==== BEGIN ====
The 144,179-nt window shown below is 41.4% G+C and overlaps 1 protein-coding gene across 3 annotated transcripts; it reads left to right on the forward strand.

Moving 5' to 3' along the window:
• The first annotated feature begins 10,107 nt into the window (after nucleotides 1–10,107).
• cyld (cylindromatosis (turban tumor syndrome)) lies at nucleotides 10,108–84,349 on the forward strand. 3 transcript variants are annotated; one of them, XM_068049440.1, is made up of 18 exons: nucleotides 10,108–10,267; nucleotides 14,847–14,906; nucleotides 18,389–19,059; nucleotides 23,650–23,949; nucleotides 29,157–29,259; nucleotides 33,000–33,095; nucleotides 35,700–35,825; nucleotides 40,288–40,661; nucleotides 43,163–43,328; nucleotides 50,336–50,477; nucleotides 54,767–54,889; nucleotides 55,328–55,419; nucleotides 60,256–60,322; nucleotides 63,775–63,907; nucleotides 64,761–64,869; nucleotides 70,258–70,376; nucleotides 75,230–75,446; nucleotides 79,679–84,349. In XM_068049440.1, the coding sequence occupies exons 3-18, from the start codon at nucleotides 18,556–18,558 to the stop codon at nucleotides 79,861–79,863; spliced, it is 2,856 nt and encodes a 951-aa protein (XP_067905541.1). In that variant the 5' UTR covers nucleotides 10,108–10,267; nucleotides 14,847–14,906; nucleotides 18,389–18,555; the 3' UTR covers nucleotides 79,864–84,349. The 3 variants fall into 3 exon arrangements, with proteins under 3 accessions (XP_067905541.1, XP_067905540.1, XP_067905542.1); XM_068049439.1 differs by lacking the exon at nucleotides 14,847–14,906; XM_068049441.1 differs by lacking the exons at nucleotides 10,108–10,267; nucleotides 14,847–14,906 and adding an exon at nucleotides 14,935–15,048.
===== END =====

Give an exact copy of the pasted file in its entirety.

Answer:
The 144,179-nt window shown below is 41.4% G+C and overlaps 1 protein-coding gene across 3 annotated transcripts; it reads left to right on the forward strand.

Moving 5' to 3' along the window:
• The first annotated feature begins 10,107 nt into the window (after nucleotides 1–10,107).
• cyld (cylindromatosis (turban tumor syndrome)) lies at nucleotides 10,108–84,349 on the forward strand. 3 transcript variants are annotated; one of them, XM_068049440.1, is made up of 18 exons: nucleotides 10,108–10,267; nucleotides 14,847–14,906; nucleotides 18,389–19,059; nucleotides 23,650–23,949; nucleotides 29,157–29,259; nucleotides 33,000–33,095; nucleotides 35,700–35,825; nucleotides 40,288–40,661; nucleotides 43,163–43,328; nucleotides 50,336–50,477; nucleotides 54,767–54,889; nucleotides 55,328–55,419; nucleotides 60,256–60,322; nucleotides 63,775–63,907; nucleotides 64,761–64,869; nucleotides 70,258–70,376; nucleotides 75,230–75,446; nucleotides 79,679–84,349. In XM_068049440.1, the coding sequence occupies exons 3-18, from the start codon at nucleotides 18,556–18,558 to the stop codon at nucleotides 79,861–79,863; spliced, it is 2,856 nt and encodes a 951-aa protein (XP_067905541.1). In that variant the 5' UTR covers nucleotides 10,108–10,267; nucleotides 14,847–14,906; nucleotides 18,389–18,555; the 3' UTR covers nucleotides 79,864–84,349. The 3 variants fall into 3 exon arrangements, with proteins under 3 accessions (XP_067905541.1, XP_067905540.1, XP_067905542.1); XM_068049439.1 differs by lacking the exon at nucleotides 14,847–14,906; XM_068049441.1 differs by lacking the exons at nucleotides 10,108–10,267; nucleotides 14,847–14,906 and adding an exon at nucleotides 14,935–15,048.